Lucian Müller

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Lucian Müller (17 March 1836 – 24 April 1898) was a German classical scholar.

Biography[edit]

Müller was born in Merseburg in the Province of Saxony. After graduating from Humboldt University, Berlin and the University of Halle, he lived for five years in the Netherlands, working on his Geschichte der klassischen Philologie in den Niederlanden (1869). Unable to obtain a university appointment in Germany, he accepted (1870) the professorship of Latin at the Imperial Historico-Philological Institute in St Petersburg.

Works[edit]

Müller's works display great erudition and critical acumen, and also feature bitter attacks on eminent scholars whose opinions differ from his own. He was a disciple of the methods of Richard Bentley and Karl Lachmann. His De re metrica poetarum latinorum (1861; 2nd ed. 1894) represents a landmark in the investigation of the metrical system of the Roman poets (the dramatists excepted), and his Metrik der Griechen und Römer (2nd ed., 1885) is an excellent treatise on a limited subject (Eng. trans. by Samuel Ball Platner, Boston, 1892).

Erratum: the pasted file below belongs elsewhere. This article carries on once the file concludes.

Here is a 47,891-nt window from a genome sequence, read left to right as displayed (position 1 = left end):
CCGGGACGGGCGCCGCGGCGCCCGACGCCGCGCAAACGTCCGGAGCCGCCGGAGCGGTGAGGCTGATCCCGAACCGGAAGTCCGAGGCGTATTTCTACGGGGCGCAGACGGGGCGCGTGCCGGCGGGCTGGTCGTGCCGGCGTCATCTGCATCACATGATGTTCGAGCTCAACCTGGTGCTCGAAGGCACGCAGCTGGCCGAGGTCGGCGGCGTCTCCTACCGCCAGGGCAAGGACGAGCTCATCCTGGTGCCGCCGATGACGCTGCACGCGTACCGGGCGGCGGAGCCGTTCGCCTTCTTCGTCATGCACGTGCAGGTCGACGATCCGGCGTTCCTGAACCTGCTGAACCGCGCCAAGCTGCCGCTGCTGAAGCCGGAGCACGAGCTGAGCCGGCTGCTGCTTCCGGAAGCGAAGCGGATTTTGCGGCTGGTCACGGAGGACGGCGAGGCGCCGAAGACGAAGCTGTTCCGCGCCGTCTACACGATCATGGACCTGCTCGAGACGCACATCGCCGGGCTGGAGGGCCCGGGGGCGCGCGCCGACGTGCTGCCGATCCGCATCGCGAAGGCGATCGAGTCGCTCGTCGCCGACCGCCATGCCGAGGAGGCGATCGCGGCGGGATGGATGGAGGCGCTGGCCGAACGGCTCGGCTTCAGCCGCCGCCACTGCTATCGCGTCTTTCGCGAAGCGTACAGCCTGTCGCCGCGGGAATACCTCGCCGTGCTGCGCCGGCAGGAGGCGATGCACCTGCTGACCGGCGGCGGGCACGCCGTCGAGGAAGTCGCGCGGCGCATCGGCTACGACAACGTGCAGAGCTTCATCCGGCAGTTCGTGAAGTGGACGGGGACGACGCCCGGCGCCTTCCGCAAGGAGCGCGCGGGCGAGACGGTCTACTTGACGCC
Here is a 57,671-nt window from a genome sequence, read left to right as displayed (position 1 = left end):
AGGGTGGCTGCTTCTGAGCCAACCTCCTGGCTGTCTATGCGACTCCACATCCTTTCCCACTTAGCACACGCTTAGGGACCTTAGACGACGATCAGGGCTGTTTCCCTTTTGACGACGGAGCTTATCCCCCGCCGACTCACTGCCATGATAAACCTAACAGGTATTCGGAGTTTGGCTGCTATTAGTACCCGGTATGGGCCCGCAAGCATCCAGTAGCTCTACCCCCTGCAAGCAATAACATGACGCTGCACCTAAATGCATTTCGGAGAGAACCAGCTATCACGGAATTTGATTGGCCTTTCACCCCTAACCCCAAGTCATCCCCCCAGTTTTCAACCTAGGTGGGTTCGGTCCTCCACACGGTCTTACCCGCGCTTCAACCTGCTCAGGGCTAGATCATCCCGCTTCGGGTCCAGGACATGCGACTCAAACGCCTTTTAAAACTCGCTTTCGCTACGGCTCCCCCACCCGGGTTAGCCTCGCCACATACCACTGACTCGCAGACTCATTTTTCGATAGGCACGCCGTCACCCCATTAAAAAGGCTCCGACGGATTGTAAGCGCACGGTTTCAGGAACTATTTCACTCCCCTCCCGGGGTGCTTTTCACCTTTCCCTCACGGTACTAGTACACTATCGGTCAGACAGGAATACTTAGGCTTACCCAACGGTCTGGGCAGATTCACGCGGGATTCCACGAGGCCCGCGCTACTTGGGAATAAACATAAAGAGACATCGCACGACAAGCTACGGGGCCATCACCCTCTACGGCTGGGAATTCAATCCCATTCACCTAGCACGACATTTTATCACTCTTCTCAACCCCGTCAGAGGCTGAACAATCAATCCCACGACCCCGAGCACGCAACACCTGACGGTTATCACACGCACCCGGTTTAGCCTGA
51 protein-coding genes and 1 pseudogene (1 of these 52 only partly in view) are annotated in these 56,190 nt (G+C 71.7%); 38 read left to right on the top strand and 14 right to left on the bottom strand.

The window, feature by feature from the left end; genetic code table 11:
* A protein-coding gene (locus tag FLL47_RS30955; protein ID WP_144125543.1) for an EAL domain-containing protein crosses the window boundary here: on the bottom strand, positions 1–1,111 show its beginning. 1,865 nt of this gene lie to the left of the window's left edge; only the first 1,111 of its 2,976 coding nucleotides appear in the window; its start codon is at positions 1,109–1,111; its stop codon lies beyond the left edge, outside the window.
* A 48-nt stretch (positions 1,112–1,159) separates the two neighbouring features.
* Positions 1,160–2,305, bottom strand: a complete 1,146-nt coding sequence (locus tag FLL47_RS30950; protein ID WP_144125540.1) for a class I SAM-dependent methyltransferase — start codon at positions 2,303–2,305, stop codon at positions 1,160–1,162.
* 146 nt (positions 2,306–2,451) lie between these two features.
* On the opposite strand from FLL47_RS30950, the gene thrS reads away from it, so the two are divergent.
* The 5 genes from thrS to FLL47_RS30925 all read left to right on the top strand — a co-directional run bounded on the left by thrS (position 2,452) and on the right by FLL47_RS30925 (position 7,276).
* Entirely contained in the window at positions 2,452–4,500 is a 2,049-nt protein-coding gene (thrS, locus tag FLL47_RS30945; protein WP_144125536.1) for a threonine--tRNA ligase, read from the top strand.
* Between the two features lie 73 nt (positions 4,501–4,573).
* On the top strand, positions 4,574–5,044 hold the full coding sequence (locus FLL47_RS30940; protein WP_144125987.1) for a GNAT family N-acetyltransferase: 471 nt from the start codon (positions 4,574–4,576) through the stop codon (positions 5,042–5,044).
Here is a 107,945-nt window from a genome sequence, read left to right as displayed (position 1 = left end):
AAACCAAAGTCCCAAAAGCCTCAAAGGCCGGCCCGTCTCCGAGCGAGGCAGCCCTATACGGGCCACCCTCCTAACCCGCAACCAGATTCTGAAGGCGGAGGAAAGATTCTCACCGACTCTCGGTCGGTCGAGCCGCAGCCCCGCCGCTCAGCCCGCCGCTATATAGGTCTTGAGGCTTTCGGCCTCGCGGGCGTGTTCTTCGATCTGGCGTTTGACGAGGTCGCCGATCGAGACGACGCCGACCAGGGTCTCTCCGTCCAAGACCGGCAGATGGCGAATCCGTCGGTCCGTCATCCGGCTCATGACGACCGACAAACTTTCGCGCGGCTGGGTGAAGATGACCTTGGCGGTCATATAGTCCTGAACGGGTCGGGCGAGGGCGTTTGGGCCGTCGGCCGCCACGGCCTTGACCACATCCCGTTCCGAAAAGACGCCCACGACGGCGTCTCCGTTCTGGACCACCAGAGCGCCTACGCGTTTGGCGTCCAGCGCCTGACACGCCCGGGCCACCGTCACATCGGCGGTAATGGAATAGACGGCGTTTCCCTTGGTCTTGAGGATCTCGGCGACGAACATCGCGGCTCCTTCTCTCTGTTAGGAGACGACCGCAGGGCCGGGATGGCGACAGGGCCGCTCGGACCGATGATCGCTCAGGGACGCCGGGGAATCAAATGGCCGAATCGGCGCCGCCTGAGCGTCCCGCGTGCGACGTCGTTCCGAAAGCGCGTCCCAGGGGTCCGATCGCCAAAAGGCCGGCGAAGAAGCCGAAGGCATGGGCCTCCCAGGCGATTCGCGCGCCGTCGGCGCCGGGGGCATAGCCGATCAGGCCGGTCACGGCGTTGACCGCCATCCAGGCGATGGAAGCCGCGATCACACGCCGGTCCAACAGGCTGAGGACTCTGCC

His other chief publications were:

  • G. Lucili saturarum reliquiae (1872), including the fragments of Accius and Sueius
  • Leben und Werke des Gaius Lucilius (1876; suppt. Luciliana, 1884)
  • edition of Horace (1869; 2nd ed. 1879;[a] 3rd ed. 1897)
  • edition of Catullus (1870)[a]
  • edition of Phaedrus (1877)
  • Quintus Horatius Flaccus, eine litterarhistorische Biographie (1880)
  • Quintus Ennius (1884), an introduction to the study of Roman poetry
  • Q. Enni carminum reliquiae (1884)
  • Livi Andronici et Gnaeus Naevius fabularum reliquiae (1885)
  • Der saturnische Vers und seine Denkmäler (1885)
  • Noni Marcelli compendiosa doctrina (1888)
  • De Pacuvii fabulis (1889)
  • De Accii fabulis disputatio (1890)
  • Ein Horazjubiläum (1892), contains a short autobiography
  • edition of Horace's Odes and Epodes, with German commentaries (1882)
  • edition of Horace's Satires and Epistles (1891–93)

Notes[edit]

  1. ^ a b Written for the Bibliotheca Teubneriana.

References[edit]